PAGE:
2. After a booming emotional crescendo, switching suddenly to a whispered moment of reflection before shaking the audience back out of their slumber with another unexpected onslaught of yelling.
3. Wandering to the front of the stage and staring into the middle ground whilst shielding ones eyes, as though looking for the answer to ‘what is the meaning of life?’
4. Raising ones face to the spotlight during a moment of personal realisation, to cast perfect film noir eyelash shadows over those high cheekbones.
5. Doing a weird stumble-cum-trip across the stage – like the tango to no music without a partner, and stopping abruptly every so often to deliver another line, marking the point when your character is starting to go mad.
I watch with satisfaction as each of the four ac-tors employ these techniques with such gusto and aplomb that all meaning in their lines is lost amidst the spectacle. Just as I did after my charged political debate with ‘the client’ this afternoon, I feel hyper-aware of the division in society between those afraid of change and those who long for it. Half the audience look impressed (probably also trained actors), the other half amused (probably friends of the performers, ill-equipped to judge their proficiency, wondering what fucking cultural relevance this whole thing really has). But don’t get me wrong yeah, it is very entertaining.
To my pre-menstrual brain, it seems there is nothing new in either Art or politics, just an endless cycle of promise followed by disillusionment. I decide that after the weekend, I will change my screensaver to an image of Kazimir Malevich’s Black Square.
In the morning, Chuck sets off on his weekly coach-trek across the country to visit his critically ill mum in hospital. I head central to catch the 800-year anniversary exhibition of the Magna Carta at the British library. We agree to keep each other updated on the day’s events via text message.
Me: I’m at Kings Cross eating superfood salad and drinking soya caramel cappuccino.
Him: The fat woman behind me just apologised to the woman who sat down next to her: “Sorry, my arse tends to spread out.”
Me: Just did the full audio tour of the Magna Carta exhibition – it was fantastic.
Him: Just ate my fishy pasta on the bus. No one seemed to mind.
Me: I am on the South Bank enjoying waiting for a street poet to write me a bespoke ‘Dear John’ letter. He keeps looking over at me, scowling and screwing up the bits of paper from his typewriter.
Him: Oh no. Ask him if his name is Lewis.
So here I am, thinking I’m buying a one-off original piece of artistic literature from this struggling street artist who will invariably turn out to be a genius wordsmith (and get picked up one day by an agent who will ensure he has a wonderful career like Bob & Roberta Smith)… when actually, I realise I’ve stepped out onto thin ice.
What has happened is that I have just paid my new boyfriend’s old housemate Lewis to write a letter, the contents of which could be construed as an attempt by me to exit the relationship in some kooky, misguided fashion, i.e. dump him like a coward. Shit. Why did I say Dear John letter? I could have opted for ‘suicide note’. This is not at all the trajectory I wanted my day to take. Chuck could be sitting by his seriously ailing mother’s bedside right now, reading my text message and thinking we’re over.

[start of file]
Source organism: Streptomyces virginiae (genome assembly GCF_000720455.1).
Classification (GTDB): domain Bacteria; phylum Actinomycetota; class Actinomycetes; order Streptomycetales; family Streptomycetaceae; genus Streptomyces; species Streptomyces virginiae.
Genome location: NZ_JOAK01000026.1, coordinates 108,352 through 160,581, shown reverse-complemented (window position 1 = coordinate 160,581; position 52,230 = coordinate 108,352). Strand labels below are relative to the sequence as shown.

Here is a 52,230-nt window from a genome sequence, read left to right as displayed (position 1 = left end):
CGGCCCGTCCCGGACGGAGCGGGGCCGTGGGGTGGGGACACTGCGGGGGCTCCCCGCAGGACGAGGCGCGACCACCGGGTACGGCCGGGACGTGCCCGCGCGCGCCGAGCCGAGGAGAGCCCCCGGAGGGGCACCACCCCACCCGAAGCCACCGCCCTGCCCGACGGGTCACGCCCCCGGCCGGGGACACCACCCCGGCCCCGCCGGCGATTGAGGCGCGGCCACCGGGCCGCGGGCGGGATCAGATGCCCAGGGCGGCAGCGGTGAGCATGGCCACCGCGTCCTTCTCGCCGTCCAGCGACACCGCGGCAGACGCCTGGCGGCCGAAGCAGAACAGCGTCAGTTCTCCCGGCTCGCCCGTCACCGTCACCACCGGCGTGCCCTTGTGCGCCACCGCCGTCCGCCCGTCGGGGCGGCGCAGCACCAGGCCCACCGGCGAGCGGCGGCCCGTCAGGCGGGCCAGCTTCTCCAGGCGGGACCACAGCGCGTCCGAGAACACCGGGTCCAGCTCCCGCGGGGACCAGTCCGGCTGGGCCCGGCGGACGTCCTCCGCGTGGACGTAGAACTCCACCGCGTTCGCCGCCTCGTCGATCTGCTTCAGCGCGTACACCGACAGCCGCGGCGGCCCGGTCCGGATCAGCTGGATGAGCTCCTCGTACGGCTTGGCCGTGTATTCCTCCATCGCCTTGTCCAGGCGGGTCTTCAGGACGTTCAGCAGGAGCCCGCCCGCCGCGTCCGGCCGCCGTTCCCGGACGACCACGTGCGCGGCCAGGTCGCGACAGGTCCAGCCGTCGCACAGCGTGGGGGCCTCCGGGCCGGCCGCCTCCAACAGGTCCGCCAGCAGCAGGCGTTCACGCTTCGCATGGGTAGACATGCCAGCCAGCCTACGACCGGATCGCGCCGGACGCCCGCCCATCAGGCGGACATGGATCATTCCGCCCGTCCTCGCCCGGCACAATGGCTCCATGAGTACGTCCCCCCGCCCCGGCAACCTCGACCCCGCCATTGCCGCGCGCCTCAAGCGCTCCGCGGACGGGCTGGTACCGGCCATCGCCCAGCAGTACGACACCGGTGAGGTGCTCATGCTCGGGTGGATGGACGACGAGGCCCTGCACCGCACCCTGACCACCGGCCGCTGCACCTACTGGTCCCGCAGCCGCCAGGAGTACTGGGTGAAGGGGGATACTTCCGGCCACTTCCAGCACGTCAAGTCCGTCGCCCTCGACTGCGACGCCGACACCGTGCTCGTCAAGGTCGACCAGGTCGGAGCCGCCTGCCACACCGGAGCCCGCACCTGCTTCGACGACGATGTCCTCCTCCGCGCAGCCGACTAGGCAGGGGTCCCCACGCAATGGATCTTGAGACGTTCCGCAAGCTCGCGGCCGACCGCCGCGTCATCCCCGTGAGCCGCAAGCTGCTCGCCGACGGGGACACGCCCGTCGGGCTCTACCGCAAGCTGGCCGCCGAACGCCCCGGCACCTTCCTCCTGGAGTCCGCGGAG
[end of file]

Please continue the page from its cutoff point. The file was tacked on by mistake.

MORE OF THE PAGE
Me: Lewis says hello. I pointed out that I’m not actually planning to break up with you but that I’ll keep his note safe in case I change my mind at some point.
Him: Is it rude to eat my mum’s Ferrero Rocher while she is sleeping?
This is one of the things I love about Chuck; he doesn’t worry about anything until it actually happens. ‘Laid back’, I think they call it. (Mistakenly, I used to think laid back meant ‘dull and lazy’, but it turns out it just means ‘unlikely to have panic attacks because one-day your girlfriend might write about your sex-life on the Internet.’)
Temporarily, I am very relieved. I sit on a bench watching the ebb and flow of The Thames until panicky made-up notions of having upset Chuck disappear from my mind, only to be replaced by despairing thoughts about Tony Blair, the infamous war criminal. In the second to last room of the Magna Carta exhibition, there is a series of satirical cartoons about how Blair misused the doctrine to support clauses in The Terrorism Act 2006 that are still in place now, and severely contravene human rights.
As if to illustrate my disillusionment, the floating yoda street performer who has maintained perfect posture ten feet away from my bench for the duration of my literary commission (and mini mental freak out) decides to take a lunch break. Oh, so that’s how the mechanics of those things work, I think, as he dismounts awkwardly from his steel pole support system and removes first his cloak, and then his face.
By Rachel James